Museum puts Belgium’s Antwerp on cultural map

Posted May 14, 2011, at 7:51 p.m.
Last modified May 14, 2011, at 8:06 p.m.

ANTWERP, Belgium — One of the world’s great port cities has long been known for its heady mix of grit, refinement and bravado. On Friday, it opened a museum to match.

Built on the docks of a once-derelict neighborhood, the MAS museum hosts homegrown treasures and those that tall ships brought in from around the globe for centuries. And the audacious, sandstone-and-glass tower already turned into a 65-meter-tall exclamation mark shows Antwerp has lost none of its swagger.

“We are in a beautiful shrine,” said MAS museum director Carl Depauw. “It has turned into an absolute icon for the city.”

Looking at the tower, seemingly made of three layers of rusty-red boxes floating on airy voids in between, it’s difficult to disagree. Willem Jan Neutelings of the Neutelings Riedijk Architecten firm that designed the MAS calls it his “stone sculpture.”

Antwerp hopes the MAS museum, in the ‘t Eilandje district, will become an international attraction, much like the shiny titanium-sheeted Guggenheim Museum has become for Bilbao, in northern Spain.

“It is a beautiful icon that will anchor that whole part of Antwerp,” said Aaron Betsky, a former curator of the prestigious Venice Biennale of Architecture. “The sensuality of that stone and the waving glass in what I take as a hard city — it creates a softening and suppleness to the urban fabric.”

Of Neutelings Riedijk, he said the firm has the capability of creating “an iconic quality … almost, like, gentle monsters that stand out in the city.”

The museum pulls together some of the finest art assembled by the city through its history. The best of 470,000 pieces culled from Antwerp museums and private collections are on display and should provide enough to satisfy any art craving. There’s everything from Flemish painting to Pre-Colombian art and Maori pieces.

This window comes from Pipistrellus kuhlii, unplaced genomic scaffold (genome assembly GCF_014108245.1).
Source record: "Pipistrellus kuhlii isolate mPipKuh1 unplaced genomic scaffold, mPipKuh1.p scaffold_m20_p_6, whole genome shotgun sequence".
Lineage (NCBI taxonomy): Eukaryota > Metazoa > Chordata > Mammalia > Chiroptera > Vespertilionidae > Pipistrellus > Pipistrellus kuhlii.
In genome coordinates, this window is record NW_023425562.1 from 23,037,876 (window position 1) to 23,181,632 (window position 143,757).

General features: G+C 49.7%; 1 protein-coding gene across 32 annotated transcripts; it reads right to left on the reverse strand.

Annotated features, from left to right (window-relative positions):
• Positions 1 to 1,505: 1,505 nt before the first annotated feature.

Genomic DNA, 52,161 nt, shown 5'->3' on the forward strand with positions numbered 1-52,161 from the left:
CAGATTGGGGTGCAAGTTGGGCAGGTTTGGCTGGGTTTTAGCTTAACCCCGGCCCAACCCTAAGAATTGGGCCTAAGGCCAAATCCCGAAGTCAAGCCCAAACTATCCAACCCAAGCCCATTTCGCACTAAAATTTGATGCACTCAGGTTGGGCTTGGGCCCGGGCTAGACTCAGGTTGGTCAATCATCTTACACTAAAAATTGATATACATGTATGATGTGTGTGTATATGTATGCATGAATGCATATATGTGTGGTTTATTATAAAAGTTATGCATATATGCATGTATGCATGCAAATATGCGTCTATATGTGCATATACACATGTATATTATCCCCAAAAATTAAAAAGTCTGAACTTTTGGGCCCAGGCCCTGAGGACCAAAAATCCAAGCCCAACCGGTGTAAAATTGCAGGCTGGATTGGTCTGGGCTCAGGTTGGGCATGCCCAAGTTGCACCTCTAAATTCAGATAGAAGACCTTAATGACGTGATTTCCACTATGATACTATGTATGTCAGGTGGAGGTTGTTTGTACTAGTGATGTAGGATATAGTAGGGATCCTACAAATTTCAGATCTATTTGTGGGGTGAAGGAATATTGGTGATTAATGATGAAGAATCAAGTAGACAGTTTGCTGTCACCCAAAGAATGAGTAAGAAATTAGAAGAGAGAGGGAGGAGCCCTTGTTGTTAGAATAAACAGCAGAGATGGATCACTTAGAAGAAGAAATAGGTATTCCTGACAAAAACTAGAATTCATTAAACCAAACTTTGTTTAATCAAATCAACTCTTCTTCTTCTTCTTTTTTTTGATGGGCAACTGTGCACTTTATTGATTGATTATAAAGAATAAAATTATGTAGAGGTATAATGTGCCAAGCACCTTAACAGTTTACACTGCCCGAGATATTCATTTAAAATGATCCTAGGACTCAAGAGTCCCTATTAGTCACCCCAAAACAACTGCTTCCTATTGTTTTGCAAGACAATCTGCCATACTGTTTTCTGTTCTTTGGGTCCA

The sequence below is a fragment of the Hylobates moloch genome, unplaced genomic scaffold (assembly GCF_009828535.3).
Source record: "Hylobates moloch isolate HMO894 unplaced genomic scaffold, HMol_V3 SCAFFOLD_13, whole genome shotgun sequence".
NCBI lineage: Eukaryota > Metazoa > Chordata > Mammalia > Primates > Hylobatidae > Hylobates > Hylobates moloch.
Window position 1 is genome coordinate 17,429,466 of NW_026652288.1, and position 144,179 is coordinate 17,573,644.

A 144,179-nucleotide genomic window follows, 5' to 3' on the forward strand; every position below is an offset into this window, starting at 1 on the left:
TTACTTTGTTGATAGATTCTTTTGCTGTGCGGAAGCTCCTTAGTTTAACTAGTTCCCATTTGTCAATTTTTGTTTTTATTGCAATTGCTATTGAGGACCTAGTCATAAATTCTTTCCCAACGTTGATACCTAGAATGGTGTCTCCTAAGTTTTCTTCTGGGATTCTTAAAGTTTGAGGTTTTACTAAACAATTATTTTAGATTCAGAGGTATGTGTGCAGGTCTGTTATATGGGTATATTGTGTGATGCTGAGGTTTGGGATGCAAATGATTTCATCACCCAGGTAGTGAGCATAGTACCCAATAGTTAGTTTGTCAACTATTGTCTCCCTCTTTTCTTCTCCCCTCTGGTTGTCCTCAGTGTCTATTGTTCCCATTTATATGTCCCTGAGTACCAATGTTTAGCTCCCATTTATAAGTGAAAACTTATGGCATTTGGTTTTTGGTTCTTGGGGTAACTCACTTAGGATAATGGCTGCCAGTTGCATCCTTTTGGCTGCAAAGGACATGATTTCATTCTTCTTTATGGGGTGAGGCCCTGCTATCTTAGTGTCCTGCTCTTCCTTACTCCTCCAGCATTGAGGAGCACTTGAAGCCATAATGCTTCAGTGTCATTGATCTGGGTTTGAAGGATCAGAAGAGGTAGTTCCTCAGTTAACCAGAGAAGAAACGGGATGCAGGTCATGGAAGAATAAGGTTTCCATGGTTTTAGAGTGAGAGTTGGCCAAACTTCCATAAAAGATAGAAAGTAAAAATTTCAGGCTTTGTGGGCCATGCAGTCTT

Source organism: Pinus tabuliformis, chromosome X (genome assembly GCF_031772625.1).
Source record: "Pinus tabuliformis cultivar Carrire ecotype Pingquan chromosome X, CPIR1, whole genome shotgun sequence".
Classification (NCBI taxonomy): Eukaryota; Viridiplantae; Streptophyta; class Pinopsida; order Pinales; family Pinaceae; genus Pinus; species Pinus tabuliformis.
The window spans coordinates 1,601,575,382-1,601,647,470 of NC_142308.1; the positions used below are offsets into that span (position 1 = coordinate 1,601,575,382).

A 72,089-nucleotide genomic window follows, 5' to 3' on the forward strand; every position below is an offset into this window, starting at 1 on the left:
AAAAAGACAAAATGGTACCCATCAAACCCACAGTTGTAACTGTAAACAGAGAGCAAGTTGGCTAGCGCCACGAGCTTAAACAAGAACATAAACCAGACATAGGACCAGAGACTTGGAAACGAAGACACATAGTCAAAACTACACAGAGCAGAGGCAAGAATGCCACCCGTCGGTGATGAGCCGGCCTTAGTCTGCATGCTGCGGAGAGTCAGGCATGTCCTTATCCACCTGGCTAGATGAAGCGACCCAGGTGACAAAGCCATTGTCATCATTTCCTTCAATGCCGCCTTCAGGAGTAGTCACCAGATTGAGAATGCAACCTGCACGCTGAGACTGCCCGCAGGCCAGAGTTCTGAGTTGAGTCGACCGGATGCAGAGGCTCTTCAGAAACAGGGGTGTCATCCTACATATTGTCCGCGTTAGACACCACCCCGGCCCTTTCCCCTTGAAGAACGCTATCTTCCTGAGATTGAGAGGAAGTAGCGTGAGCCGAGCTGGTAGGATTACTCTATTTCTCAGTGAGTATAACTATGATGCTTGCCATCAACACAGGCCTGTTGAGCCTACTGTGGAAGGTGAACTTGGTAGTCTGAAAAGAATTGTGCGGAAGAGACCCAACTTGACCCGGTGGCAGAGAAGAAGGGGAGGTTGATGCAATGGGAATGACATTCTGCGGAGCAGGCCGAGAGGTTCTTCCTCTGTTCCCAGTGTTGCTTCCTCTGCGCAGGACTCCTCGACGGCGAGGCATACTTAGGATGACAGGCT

The museum opened Friday with a three-day festival of music and fireworks for the 500,000 “sinjoren,” as the locals are known, who have witnessed its birth throes for the past decade.

The museum takes its name from the Dutch abbreviation for Museum on the River — and water lies at the heart of Antwerp’s identity.

The city sits at the estuary of the Scheldt river, and drew all of its power from the sea. After the medieval port of Bruges, in western Belgium, silted at the end of the Middle Ages, Antwerp took over and became one of Europe’s major trading posts.

Even now, despite its awkward location some 80 kilometers (50 miles) inland, it remains Europe’s second-biggest port and the world’s 10th-largest for shipping freight.

The wealth it produced was turned into high culture in the Baroque era: the great Peter Paul Rubens and Sir Anthony Van Dyck were both painters from Antwerp. More recently the city has produced international art’s current Belgian star — Luc Tuymans.

Rubens’ opulent paintings are part of an opening exhibit at the MAS juxtaposing old with new. Tuymans will be there for good.

Tuymans is known for his outsized yet understated and pensive paintings; he has produced something extraordinary for the MAS. Out front, he laid down a mosaic about half the size of a football field. At street level, the shades of 11 types of gray and black stone make no impression whatsoever.

Once inside the museum, as one rises from floor to floor, the image becomes clear with elevation. From the top floor Tuymans’ “Dead Skull” becomes unmistakable. Macabre at first sight, it is a reference to a commemorative plate for Quinten Massys, a 16th century painter and one of Antwerp’s greatest.

The walkway and escalators to the top will be free of charge, running alongside the exhibition spaces at the heart of the tower. “The tower is created like a spiral. You follow a route of escalators and get all the way up to the top,” said Neutelings.

On the top floor, the MAS boasts a fine-dining restaurant run by Michelin two-star chef Viki Geunes.

The building has set off the imagination of viewers. Looking at the undulating sheets of glass, many thought it symbolized the choppiness of the river. Not so, said Neutelings.

The technical reason was that it is stronger than flat sheets of glass, making for a lighter structure that gives the building its airiness. And he wanted to make the whimsical lines of glass stand out against the sternness of the hand-hewn, red Rajasthan sandstone.

But he said good buildings inspire flights of fancy.

“It is good to hear it that it pushes people to become poetic. Everybody has his own explanation,” Depauw said. “The real secret though is in the brain of the architect.”

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